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Unit 1 - What's in it for me?
Unit 2 - Saltland Basics
Unit 3 - Can I trust the technology?
Unit 4 - Plant and animal performance
Unit 5 - Sheep, cattle and conservation
Unit 6 - Do the $$$'s stack up?
Unit 7 - The saltland toolbox
Site Assessment
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UNIT 5

Sheep, cattle and conservation

 

5.1  Issues for sheep

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There is considerable research and anecdotal evidence to show that sheep can benefit from improved saltland pastures due to the increased pasture growth, and/or improved nutritive value, and/or the relatively high value of out-of-season production. An added benefit is the buffering effect of saltland pastures in a bad year and the contribution this makes to risk management.

The Sustainable Grazing on Saline Lands (SGSL) initiative demonstrated that the profitability of a self-replacing merino flock grazing puccinellia-based pastures on moderately saline, waterlogging prone land is very dependent on effective management – just as it is for any pasture improvement investment. In this scenario, profitability increased significantly as stocking rate was able to increase with increased pasture production. The inclusion of balansa clover in the pasture mix added greatly to the profitability of the enterprise, as did better grazing management. For more information, see Saltland Solution 10 – Legumes for saltland

Tall wheatgrass can also be a highly nutritious grass, but it loses feed quality dramatically over summer. The tufting nature of tall wheatgrass has often been considered a liability, but research at the Pastoral Research Institute in Western Victoria has shown the benefit of tall wheatgrass hedges in protecting newborn lambs.

Saltbush pastures can also be profitable, particularly where waterlogging is less of a problem, but again it is important to implement the ‘right’ system [Link to Saltland Solution 3 – Dense saltbush plantings, and Saltland Solution 4 – Saltbush and understorey]. Saltbush grown on saltland is unable on its own to provide sufficient energy for sheep to maintain condition. The limiting factor is the amount of salt sheep can ingest which in turn limits the amount of saltbush biomass they will eat.

Research has shown that sheep on diets containing up to 8.5% salt experience no detrimental impact on liveweight gain. However, by the time dietary salt reaches 20%, feed intake is reduced by 55% - protein levels in saltbush however are generally satisfactory. Based on this work, pasture systems that incorporate saltbush should provide a total ration that maintains salt intake below the critical threshold, and meets energy and protein requirements

The seasonal variation in crude protein, digestibility, energy and salt content means that sheep grazing saltland pastures should be regularly condition-scored and fed supplements where necessary. If feeding saltbush in autumn when the under-storey consists of dry standing feed, then an energy supplement (grain or good quality hay) will be needed to supplement the saltbush and under-storey in order to provide a ‘better than maintenance’ ration for sheep.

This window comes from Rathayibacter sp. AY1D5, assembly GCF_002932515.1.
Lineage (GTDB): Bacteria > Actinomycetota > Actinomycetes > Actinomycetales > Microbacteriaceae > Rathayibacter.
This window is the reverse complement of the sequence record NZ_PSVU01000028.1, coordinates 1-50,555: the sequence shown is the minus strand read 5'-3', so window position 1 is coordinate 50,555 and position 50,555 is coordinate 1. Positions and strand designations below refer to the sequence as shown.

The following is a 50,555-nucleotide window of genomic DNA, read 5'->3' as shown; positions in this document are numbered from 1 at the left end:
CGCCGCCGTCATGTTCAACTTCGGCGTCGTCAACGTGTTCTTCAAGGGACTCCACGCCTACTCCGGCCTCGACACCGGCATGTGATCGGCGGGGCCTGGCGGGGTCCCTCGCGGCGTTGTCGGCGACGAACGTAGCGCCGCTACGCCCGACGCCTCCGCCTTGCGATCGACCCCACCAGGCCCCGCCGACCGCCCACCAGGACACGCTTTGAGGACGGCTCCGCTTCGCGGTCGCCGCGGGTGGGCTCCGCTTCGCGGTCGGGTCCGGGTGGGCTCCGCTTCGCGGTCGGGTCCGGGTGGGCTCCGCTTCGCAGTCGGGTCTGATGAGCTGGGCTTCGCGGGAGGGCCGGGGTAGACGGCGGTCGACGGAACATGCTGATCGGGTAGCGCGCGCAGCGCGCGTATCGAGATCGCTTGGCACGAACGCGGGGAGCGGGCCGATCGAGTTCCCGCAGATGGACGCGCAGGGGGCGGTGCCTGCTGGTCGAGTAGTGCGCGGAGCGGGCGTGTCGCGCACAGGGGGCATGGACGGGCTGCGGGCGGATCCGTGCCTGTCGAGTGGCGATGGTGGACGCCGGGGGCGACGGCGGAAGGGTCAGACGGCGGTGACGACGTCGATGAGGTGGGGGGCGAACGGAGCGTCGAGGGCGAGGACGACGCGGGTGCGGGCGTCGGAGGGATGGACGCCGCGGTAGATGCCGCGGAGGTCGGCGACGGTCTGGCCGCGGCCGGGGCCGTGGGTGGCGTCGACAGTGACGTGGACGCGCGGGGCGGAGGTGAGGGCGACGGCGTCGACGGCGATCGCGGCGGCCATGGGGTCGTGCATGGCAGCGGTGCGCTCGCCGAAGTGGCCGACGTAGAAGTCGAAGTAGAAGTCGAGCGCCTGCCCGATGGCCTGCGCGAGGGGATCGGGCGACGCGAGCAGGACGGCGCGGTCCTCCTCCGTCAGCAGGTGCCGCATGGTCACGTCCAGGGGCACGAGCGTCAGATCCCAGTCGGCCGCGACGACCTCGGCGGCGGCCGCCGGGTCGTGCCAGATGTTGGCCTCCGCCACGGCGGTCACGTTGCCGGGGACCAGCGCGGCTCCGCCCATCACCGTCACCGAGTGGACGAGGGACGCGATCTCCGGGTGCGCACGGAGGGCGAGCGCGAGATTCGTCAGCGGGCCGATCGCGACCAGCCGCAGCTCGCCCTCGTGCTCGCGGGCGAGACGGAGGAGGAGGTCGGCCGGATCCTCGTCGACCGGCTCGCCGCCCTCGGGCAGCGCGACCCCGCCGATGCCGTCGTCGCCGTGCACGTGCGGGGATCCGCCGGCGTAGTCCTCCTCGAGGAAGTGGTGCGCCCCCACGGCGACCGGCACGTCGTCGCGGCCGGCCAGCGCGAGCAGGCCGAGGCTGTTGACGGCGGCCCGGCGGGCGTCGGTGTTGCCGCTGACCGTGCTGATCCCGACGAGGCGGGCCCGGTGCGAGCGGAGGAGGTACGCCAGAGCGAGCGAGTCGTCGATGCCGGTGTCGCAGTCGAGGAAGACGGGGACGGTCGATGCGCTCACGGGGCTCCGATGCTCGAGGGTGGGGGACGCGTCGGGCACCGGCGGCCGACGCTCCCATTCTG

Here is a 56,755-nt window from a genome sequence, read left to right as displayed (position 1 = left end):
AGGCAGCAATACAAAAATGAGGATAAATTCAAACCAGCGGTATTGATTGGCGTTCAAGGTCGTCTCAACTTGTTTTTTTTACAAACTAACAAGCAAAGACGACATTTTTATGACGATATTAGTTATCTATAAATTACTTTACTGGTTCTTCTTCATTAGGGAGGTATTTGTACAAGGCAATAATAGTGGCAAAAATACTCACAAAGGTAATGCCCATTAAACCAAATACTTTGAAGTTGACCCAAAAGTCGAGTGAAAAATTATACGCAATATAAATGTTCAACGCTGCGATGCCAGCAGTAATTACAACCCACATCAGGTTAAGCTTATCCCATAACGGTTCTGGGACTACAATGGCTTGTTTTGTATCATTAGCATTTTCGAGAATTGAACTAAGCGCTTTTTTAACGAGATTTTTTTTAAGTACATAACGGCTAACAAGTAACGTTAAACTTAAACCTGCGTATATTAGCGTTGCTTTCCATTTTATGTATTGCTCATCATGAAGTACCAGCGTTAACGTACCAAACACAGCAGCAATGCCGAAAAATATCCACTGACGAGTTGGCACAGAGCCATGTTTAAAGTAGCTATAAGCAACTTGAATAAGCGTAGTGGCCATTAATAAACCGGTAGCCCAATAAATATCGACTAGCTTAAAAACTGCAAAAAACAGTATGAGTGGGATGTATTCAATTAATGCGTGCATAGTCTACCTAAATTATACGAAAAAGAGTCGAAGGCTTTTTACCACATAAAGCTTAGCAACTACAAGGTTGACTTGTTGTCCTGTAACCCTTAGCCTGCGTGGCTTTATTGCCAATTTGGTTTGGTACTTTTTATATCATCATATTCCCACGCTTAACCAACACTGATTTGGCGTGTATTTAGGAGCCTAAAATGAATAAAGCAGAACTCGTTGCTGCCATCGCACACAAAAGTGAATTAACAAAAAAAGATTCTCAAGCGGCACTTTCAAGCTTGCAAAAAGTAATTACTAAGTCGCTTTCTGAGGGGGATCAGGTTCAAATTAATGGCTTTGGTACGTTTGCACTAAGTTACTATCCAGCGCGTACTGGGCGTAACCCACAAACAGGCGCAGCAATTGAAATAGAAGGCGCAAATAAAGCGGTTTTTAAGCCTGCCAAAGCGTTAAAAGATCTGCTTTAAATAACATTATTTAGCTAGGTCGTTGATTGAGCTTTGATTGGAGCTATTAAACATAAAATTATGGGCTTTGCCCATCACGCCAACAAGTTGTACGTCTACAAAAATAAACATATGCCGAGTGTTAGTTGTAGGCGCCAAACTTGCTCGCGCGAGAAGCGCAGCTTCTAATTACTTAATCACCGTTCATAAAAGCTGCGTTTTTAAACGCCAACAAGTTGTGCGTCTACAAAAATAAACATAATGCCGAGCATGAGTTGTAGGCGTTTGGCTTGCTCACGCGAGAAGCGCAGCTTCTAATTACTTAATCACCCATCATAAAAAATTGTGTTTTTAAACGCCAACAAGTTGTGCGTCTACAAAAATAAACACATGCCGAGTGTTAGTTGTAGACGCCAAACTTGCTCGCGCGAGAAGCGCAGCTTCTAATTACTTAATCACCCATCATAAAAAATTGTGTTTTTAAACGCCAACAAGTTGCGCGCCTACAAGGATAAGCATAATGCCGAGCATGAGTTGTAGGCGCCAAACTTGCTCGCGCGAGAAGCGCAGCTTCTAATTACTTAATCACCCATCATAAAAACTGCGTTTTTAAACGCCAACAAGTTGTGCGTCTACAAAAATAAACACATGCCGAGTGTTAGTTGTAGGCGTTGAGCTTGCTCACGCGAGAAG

Sheep drink about four extra litres of fresh water for every 100 grams of salt (or approximately 350 g of saltbush) that they consume. This adds to the 3-4 L/d they would drink when eating a non-salty, dry feed, so it is important that this extra water is available to sheep on saltbush. Remember that if the water is salty, sheep will have to drink even larger quantities of water and the additional salt intake will cause a greater rejection of the salty feed. Under these conditions, alternative supplementary sources of feed will be even more important.

Research has shown that high dietary salt intake has a positive influence on the efficiency of wool growth, however this potential benefit needs to be offset against the reduced live weight of the sheep due to reduced voluntary feed intake.

As a general rule it is most economical to graze saltland pastures with livestock that require the least supplementary feeding – e.g. wethers or dry ewes that would probably be losing weight in late summer and autumn anyway. However, aside from the protection offered to newborn lambs by tall wheatgrass and saltbush, research has also shown that a high-salt diet has no effect on pregnancy rates, lamb birth weights, lamb survival or milk composition.

Moderate amounts of sodium in either drinking water or feed can lead to a reduction in meat fat and an increase in protein in the carcass. There is some evidence that the vitamin E in saltbush gives lamb greater keeping qualities, and there is anecdotal evidence that sheep grazing saline pastures have improved eating quality. All this indicates that lambs grown or finished on a combination of saline pastures and supplements are of at least the same quality as other commercial lamb.

If sea barley grass is replaced by dominant puccinellia pastures then summer grass seed problems experienced by sheep can be largely eliminated.

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